Manet/Degas at the MET
Chris Boicos, professor of art history for the University of Southern California Paris program and founder and main lecturer for Paris Art Studies
This major exhibition examines one of the most significant artistic dialogues in modern art history: the close and sometimes tumultuous relationship between Edouard Manet and Edgar Degas. Born only two years apart, Manet (1832–1883) and Degas (1834–1917) were friends, rivals, and, at times, antagonists who worked to define modern painting in France.
Both Manet and Degas were pioneers in incorporating into their art subject matter and figures from modern city life. As traditionally trained painters, they were keen to connect their modern subjects to the history of art at the beginning of their careers in the 1860s before moving beyond historic references in the 1870s. By examining their careers in parallel, and presenting their work side by side, this exhibition investigates how their artistic objectives and approaches both overlapped and diverged.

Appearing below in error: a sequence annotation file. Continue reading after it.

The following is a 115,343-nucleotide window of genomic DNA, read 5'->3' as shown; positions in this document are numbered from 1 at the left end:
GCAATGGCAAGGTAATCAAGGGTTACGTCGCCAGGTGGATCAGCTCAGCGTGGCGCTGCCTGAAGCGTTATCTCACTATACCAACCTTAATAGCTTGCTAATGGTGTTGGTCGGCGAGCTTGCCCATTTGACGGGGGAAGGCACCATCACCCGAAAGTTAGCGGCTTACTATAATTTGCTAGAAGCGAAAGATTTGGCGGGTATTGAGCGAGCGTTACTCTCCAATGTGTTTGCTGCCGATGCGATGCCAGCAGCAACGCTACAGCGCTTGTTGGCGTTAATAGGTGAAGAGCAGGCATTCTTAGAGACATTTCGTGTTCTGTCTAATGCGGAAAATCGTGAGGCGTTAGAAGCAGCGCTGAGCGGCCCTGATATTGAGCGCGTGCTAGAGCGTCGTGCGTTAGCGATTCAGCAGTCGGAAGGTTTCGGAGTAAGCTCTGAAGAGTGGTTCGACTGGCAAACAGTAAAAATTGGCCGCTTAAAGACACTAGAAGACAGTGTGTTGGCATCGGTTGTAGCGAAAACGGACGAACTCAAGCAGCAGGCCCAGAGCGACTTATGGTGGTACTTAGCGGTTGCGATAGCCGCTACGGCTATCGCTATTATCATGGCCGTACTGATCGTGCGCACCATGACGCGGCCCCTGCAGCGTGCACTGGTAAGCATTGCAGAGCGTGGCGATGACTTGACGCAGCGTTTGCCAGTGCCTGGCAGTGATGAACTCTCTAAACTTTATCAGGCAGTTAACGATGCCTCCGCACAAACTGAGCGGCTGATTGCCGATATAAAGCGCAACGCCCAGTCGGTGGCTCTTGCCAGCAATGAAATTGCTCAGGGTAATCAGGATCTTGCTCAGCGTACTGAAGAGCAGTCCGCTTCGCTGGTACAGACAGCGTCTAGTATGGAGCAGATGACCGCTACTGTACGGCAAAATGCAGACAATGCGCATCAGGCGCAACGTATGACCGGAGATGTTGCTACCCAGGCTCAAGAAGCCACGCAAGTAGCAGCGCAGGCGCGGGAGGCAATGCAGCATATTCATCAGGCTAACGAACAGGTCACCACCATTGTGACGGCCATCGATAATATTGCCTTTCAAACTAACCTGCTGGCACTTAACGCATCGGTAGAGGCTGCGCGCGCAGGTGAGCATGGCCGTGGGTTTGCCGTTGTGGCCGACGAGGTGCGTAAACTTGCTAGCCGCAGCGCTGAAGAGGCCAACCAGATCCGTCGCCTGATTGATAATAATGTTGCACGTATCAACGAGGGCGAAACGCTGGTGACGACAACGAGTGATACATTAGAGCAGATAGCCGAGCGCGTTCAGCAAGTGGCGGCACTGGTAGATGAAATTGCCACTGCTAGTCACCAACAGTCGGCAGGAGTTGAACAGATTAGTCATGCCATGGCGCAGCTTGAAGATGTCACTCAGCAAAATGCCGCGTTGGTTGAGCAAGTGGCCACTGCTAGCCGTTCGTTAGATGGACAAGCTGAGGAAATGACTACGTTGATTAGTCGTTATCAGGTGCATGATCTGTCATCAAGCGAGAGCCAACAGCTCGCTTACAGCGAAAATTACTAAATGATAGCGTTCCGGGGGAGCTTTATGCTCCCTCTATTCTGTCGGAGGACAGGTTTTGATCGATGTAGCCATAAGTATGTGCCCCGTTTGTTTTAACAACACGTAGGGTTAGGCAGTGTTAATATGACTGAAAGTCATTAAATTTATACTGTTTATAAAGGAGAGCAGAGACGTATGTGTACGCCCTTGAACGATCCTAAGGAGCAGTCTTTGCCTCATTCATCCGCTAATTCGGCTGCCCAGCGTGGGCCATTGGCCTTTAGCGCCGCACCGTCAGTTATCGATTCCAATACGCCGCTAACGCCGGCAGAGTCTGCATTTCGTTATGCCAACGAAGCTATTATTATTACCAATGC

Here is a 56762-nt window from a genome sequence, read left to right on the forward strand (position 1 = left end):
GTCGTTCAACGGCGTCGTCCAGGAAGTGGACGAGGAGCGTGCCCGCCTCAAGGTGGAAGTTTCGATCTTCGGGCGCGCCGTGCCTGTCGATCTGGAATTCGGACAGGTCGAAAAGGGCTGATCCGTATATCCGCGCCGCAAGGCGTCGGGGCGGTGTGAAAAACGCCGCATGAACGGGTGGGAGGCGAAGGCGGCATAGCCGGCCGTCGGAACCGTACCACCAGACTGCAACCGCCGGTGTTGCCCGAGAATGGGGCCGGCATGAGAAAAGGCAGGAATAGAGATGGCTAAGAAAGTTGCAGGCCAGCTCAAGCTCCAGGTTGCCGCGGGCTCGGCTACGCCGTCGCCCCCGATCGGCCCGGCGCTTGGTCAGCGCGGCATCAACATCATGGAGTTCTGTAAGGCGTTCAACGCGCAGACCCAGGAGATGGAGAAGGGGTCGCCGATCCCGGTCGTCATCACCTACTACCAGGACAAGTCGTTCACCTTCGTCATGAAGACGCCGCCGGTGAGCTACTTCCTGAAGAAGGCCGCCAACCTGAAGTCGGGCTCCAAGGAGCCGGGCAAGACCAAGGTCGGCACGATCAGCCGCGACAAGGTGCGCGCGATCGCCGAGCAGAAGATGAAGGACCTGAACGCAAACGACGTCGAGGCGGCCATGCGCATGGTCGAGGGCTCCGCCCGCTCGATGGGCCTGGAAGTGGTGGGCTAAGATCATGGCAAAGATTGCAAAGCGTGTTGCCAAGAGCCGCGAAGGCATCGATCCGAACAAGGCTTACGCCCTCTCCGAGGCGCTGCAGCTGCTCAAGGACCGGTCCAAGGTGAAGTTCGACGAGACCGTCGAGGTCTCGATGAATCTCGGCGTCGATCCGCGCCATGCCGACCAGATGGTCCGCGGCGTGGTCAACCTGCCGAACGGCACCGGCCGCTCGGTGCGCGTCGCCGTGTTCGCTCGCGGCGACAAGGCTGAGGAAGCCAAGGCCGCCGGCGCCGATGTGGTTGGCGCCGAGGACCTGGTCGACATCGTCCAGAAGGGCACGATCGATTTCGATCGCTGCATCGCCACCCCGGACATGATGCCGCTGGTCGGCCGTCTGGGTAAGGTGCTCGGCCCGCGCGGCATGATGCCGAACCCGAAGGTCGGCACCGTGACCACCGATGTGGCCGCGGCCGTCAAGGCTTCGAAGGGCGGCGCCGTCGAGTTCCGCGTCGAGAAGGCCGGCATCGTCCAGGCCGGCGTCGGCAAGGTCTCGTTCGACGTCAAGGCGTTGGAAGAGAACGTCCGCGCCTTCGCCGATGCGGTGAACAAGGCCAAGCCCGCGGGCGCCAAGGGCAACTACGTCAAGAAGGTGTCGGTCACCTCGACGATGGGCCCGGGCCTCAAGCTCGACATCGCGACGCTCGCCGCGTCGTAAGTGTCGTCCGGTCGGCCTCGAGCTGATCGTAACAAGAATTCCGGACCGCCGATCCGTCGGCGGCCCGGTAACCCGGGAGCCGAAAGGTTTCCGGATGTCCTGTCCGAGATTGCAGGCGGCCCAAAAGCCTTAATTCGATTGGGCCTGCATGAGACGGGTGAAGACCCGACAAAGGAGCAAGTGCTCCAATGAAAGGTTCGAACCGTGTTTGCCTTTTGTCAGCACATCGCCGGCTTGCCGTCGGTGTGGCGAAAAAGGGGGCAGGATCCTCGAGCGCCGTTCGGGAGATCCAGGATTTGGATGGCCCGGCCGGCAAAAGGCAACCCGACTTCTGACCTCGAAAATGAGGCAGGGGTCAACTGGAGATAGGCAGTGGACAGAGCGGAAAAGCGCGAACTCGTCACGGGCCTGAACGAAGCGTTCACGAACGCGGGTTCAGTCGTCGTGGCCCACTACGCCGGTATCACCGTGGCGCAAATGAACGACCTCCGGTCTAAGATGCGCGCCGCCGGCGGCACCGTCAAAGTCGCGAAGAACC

Through more than 150 paintings and works on paper, Manet/Degas takes a fresh look at the interactions of these two artists, deepening our understanding of a key moment in nineteenth-century French painting.
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